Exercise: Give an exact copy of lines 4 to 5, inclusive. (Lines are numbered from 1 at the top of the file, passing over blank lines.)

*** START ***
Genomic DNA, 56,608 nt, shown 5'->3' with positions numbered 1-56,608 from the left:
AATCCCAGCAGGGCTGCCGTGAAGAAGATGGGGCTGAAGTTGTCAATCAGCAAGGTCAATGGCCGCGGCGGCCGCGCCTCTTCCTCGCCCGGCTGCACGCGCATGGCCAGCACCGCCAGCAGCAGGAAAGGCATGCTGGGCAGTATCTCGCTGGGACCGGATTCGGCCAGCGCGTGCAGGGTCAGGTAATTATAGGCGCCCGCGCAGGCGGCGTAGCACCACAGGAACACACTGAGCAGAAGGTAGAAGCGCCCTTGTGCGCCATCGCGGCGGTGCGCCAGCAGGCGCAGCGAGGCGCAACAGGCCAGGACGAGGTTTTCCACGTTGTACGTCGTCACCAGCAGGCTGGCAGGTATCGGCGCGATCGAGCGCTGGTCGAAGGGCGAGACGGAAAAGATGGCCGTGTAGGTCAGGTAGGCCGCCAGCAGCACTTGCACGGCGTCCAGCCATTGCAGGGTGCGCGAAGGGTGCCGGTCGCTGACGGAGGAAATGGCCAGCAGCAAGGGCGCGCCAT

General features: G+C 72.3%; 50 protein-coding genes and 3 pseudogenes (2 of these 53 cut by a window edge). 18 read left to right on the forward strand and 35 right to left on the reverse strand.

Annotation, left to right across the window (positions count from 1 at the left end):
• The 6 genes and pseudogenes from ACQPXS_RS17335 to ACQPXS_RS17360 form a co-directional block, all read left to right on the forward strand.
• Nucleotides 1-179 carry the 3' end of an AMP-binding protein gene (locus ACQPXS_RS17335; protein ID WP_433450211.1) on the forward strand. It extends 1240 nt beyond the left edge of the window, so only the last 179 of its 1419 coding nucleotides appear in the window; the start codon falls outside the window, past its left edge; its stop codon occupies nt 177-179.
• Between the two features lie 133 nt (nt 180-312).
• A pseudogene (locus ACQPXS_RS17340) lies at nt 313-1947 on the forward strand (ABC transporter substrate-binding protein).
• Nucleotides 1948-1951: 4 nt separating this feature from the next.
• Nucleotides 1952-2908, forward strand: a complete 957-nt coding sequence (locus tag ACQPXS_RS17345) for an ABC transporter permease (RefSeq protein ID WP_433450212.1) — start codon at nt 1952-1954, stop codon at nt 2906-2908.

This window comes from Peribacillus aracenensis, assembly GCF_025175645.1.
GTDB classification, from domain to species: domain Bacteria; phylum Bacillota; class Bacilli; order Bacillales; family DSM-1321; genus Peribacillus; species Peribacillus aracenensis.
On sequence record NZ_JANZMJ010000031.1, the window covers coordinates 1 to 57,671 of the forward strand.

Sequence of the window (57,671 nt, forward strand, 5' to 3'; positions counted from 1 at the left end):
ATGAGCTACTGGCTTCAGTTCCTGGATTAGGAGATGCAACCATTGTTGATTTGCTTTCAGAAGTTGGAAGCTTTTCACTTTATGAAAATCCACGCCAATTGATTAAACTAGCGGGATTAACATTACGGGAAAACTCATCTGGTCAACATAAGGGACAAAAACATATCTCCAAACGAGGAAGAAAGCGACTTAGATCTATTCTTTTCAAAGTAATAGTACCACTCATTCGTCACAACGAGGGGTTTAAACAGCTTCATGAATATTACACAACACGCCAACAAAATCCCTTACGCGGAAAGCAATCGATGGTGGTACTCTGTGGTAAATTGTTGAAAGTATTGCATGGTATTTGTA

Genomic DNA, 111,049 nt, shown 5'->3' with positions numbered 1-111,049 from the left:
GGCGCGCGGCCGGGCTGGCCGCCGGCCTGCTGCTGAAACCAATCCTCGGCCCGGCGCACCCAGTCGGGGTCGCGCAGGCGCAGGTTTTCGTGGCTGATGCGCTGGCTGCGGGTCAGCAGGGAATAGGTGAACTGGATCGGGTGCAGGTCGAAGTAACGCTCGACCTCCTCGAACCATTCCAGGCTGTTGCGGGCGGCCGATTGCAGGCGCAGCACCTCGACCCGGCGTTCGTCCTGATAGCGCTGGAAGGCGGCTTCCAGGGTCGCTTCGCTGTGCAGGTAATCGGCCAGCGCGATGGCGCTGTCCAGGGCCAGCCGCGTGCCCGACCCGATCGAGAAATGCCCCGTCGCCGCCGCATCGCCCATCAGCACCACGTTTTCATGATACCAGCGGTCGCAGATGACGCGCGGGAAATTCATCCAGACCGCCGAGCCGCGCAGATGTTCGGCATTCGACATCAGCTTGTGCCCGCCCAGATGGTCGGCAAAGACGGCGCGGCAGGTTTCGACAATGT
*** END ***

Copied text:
Annotation, left to right across the window (positions count from 1 at the left end):
• The 6 genes and pseudogenes from ACQPXS_RS17335 to ACQPXS_RS17360 form a co-directional block, all read left to right on the forward strand.